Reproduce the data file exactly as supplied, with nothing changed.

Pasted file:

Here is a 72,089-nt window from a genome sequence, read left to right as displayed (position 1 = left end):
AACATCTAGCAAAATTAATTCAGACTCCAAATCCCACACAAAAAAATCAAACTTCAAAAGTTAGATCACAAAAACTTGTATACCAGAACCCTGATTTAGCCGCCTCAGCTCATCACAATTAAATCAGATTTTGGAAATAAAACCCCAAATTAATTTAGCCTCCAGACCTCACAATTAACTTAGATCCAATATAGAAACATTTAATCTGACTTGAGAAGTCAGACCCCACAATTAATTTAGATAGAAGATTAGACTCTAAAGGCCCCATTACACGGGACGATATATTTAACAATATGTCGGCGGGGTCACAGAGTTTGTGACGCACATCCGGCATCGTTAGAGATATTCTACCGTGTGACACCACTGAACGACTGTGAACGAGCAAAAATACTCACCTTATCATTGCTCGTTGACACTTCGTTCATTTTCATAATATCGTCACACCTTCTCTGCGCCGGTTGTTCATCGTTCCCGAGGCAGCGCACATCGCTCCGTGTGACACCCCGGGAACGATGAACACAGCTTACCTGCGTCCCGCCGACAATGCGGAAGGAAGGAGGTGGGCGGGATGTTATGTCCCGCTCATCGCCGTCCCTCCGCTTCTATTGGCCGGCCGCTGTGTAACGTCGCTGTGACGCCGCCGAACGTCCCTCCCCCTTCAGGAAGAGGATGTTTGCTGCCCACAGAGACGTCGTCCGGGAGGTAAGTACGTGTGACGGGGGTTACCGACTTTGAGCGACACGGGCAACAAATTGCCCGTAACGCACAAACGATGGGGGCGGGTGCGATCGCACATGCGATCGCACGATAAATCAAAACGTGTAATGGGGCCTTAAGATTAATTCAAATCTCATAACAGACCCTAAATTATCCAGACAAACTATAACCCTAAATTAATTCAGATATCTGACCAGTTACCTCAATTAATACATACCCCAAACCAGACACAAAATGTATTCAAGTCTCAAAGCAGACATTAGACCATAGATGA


Here is a 72,089-nt window from a genome sequence, read left to right as displayed (position 1 = left end):
AACATCTAGCAAAATTAATTCAGACTCCAAATCCCACACAAAAAAATCAAACTTCAAAAGTTAGATCACAAAAACTTGTATACCAGAACCCTGATTTAGCCGCCTCAGCTCATCACAATTAAATCAGATTTTGGAAATAAAACCCCAAATTAATTTAGCCTCCAGACCTCACAATTAACTTAGATCCAATATAGAAACATTTAATCTGACTTGAGAAGTCAGACCCCACAATTAATTTAGATAGAAGATTAGACTCTAAAGGCCCCATTACACGGGACGATATATTTAACAATATGTCGGCGGGGTCACAGAGTTTGTGACGCACATCCGGCATCGTTAGAGATATTCTACCGTGTGACACCACTGAACGACTGTGAACGAGCAAAAATACTCACCTTATCATTGCTCGTTGACACTTCGTTCATTTTCATAATATCGTCACACCTTCTCTGCGCCGGTTGTTCATCGTTCCCGAGGCAGCGCACATCGCTCCGTGTGACACCCCGGGAACGATGAACACAGCTTACCTGCGTCCCGCCGACAATGCGGAAGGAAGGAGGTGGGCGGGATGTTATGTCCCGCTCATCGCCGTCCCTCCGCTTCTATTGGCCGGCCGCTGTGTAACGTCGCTGTGACGCCGCCGAACGTCCCTCCCCCTTCAGGAAGAGGATGTTTGCTGCCCACAGAGACGTCGTCCGGGAGGTAAGTACGTGTGACGGGGGTTACCGACTTTGAGCGACACGGGCAACAAATTGCCCGTAACGCACAAACGATGGGGGCGGGTGCGATCGCACATGCGATCGCACGATAAATCAAAACGTGTAATGGGGCCTTAAGATTAATTCAAATCTCATAACAGACCCTAAATTATCCAGACAAACTATAACCCTAAATTAATTCAGATATCTGACCAGTTACCTCAATTAATACATACCCCAAACCAGACACAAAATGTATTCAAGTCTCAAAGCAGACATTAGACCATAGATGA